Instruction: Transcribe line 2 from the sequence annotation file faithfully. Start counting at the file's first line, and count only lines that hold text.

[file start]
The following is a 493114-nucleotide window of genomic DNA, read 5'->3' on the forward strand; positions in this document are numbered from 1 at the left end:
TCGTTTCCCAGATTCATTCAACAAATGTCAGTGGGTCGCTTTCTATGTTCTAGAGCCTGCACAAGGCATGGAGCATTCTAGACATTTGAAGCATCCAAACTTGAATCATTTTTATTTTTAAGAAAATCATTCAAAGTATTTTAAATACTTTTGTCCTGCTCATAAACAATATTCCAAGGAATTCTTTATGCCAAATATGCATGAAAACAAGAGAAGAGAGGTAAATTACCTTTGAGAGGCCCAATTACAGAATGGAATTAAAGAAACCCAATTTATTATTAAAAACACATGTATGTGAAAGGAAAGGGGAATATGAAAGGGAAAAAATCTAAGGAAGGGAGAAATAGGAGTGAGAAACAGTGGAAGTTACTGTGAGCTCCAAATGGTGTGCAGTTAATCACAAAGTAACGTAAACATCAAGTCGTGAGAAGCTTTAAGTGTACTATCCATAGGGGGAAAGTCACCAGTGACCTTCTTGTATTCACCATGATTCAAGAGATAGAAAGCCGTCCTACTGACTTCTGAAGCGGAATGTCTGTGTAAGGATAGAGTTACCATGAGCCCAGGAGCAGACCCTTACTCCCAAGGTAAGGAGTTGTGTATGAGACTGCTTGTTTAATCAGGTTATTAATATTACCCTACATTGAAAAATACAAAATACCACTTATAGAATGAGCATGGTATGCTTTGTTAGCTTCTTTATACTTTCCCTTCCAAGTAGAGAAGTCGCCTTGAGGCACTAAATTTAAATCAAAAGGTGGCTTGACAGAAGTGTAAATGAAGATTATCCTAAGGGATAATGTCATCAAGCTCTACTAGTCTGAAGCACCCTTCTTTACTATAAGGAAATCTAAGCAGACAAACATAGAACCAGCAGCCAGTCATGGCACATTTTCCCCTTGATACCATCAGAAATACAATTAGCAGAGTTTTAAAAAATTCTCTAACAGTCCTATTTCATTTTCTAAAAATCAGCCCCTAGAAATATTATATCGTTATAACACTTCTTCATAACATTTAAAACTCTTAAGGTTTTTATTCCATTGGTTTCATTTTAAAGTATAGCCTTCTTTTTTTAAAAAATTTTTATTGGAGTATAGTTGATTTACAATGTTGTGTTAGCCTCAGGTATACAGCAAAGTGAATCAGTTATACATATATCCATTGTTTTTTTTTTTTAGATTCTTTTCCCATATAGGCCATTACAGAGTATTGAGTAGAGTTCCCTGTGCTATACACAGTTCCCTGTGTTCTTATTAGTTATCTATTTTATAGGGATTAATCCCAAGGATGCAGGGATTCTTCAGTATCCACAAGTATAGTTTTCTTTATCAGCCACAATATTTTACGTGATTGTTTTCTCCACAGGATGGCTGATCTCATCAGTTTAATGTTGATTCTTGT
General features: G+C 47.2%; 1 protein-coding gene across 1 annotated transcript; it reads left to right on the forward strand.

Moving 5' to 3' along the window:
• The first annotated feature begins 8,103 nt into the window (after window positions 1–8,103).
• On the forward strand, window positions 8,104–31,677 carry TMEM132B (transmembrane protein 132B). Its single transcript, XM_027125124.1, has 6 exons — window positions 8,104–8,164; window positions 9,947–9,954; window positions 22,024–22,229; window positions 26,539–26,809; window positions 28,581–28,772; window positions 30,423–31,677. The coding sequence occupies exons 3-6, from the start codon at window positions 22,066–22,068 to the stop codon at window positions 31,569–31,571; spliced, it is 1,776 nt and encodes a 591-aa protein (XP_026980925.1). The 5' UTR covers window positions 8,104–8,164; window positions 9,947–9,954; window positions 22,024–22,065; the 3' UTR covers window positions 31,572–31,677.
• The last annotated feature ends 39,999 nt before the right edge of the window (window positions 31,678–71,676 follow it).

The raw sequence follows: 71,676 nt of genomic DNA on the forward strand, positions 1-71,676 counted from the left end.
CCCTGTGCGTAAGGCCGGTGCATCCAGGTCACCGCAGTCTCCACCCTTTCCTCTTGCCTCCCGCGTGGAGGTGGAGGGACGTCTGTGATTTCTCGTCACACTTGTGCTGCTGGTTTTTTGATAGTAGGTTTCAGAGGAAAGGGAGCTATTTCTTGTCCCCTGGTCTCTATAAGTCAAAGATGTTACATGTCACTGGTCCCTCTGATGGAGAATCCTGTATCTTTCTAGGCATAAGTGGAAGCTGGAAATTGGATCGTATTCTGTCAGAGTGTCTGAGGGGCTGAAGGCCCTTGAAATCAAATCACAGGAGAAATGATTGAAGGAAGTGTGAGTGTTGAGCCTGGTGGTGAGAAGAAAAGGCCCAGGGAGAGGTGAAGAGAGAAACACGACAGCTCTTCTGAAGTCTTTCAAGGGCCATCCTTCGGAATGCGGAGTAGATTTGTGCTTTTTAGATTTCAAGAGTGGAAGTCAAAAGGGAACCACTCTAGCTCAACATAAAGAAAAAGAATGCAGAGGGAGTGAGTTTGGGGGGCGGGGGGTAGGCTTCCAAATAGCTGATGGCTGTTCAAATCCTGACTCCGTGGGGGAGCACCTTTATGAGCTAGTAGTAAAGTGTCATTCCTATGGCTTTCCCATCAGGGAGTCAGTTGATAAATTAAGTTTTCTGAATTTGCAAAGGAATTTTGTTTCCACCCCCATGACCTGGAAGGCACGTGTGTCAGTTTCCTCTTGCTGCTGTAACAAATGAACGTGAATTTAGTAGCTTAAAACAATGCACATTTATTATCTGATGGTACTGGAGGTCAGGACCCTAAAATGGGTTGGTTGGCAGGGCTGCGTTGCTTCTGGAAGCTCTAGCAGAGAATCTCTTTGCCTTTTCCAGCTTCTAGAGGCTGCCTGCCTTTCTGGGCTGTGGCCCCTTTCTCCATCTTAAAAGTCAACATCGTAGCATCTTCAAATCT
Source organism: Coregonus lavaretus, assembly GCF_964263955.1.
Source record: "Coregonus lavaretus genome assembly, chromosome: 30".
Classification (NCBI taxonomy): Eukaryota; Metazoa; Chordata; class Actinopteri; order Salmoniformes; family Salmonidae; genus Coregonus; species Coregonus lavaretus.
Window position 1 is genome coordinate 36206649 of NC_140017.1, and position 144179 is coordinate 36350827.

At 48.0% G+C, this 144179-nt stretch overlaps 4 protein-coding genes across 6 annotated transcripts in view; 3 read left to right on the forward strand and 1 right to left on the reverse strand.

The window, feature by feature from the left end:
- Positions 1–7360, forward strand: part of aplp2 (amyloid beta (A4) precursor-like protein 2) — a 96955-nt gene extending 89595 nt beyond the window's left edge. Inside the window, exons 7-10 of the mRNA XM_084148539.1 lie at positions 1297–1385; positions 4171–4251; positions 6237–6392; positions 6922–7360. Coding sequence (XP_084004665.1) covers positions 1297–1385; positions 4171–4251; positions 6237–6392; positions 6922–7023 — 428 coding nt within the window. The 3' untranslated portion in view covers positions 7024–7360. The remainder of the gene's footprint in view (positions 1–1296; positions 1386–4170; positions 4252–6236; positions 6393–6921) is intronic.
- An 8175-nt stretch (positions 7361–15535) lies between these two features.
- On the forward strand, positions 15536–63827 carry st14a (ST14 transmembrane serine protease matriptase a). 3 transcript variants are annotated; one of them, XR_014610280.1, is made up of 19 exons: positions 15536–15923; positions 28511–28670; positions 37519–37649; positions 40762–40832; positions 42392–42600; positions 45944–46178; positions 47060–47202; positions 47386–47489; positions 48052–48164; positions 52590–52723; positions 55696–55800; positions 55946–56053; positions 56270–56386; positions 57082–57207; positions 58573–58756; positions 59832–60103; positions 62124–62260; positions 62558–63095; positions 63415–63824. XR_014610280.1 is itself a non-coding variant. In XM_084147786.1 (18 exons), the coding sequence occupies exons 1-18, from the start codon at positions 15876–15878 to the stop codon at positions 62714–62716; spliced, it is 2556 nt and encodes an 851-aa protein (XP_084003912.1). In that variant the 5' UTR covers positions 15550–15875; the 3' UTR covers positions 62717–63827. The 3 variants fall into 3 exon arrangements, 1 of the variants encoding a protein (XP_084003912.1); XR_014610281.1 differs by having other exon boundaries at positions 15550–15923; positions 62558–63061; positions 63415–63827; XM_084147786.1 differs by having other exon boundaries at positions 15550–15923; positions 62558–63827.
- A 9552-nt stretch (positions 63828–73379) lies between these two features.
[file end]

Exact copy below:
TCGTTTCCCAGATTCATTCAACAAATGTCAGTGGGTCGCTTTCTATGTTCTAGAGCCTGCACAAGGCATGGAGCATTCTAGACATTTGAAGCATCCAAACTTGAATCATTTTTATTTTTAAGAAAATCATTCAAAGTATTTTAAATACTTTTGTCCTGCTCATAAACAATATTCCAAGGAATTCTTTATGCCAAATATGCATGAAAACAAGAGAAGAGAGGTAAATTACCTTTGAGAGGCCCAATTACAGAATGGAATTAAAGAAACCCAATTTATTATTAAAAACACATGTATGTGAAAGGAAAGGGGAATATGAAAGGGAAAAAATCTAAGGAAGGGAGAAATAGGAGTGAGAAACAGTGGAAGTTACTGTGAGCTCCAAATGGTGTGCAGTTAATCACAAAGTAACGTAAACATCAAGTCGTGAGAAGCTTTAAGTGTACTATCCATAGGGGGAAAGTCACCAGTGACCTTCTTGTATTCACCATGATTCAAGAGATAGAAAGCCGTCCTACTGACTTCTGAAGCGGAATGTCTGTGTAAGGATAGAGTTACCATGAGCCCAGGAGCAGACCCTTACTCCCAAGGTAAGGAGTTGTGTATGAGACTGCTTGTTTAATCAGGTTATTAATATTACCCTACATTGAAAAATACAAAATACCACTTATAGAATGAGCATGGTATGCTTTGTTAGCTTCTTTATACTTTCCCTTCCAAGTAGAGAAGTCGCCTTGAGGCACTAAATTTAAATCAAAAGGTGGCTTGACAGAAGTGTAAATGAAGATTATCCTAAGGGATAATGTCATCAAGCTCTACTAGTCTGAAGCACCCTTCTTTACTATAAGGAAATCTAAGCAGACAAACATAGAACCAGCAGCCAGTCATGGCACATTTTCCCCTTGATACCATCAGAAATACAATTAGCAGAGTTTTAAAAAATTCTCTAACAGTCCTATTTCATTTTCTAAAAATCAGCCCCTAGAAATATTATATCGTTATAACACTTCTTCATAACATTTAAAACTCTTAAGGTTTTTATTCCATTGGTTTCATTTTAAAGTATAGCCTTCTTTTTTTAAAAAATTTTTATTGGAGTATAGTTGATTTACAATGTTGTGTTAGCCTCAGGTATACAGCAAAGTGAATCAGTTATACATATATCCATTGTTTTTTTTTTTTAGATTCTTTTCCCATATAGGCCATTACAGAGTATTGAGTAGAGTTCCCTGTGCTATACACAGTTCCCTGTGTTCTTATTAGTTATCTATTTTATAGGGATTAATCCCAAGGATGCAGGGATTCTTCAGTATCCACAAGTATAGTTTTCTTTATCAGCCACAATATTTTACGTGATTGTTTTCTCCACAGGATGGCTGATCTCATCAGTTTAATGTTGATTCTTGT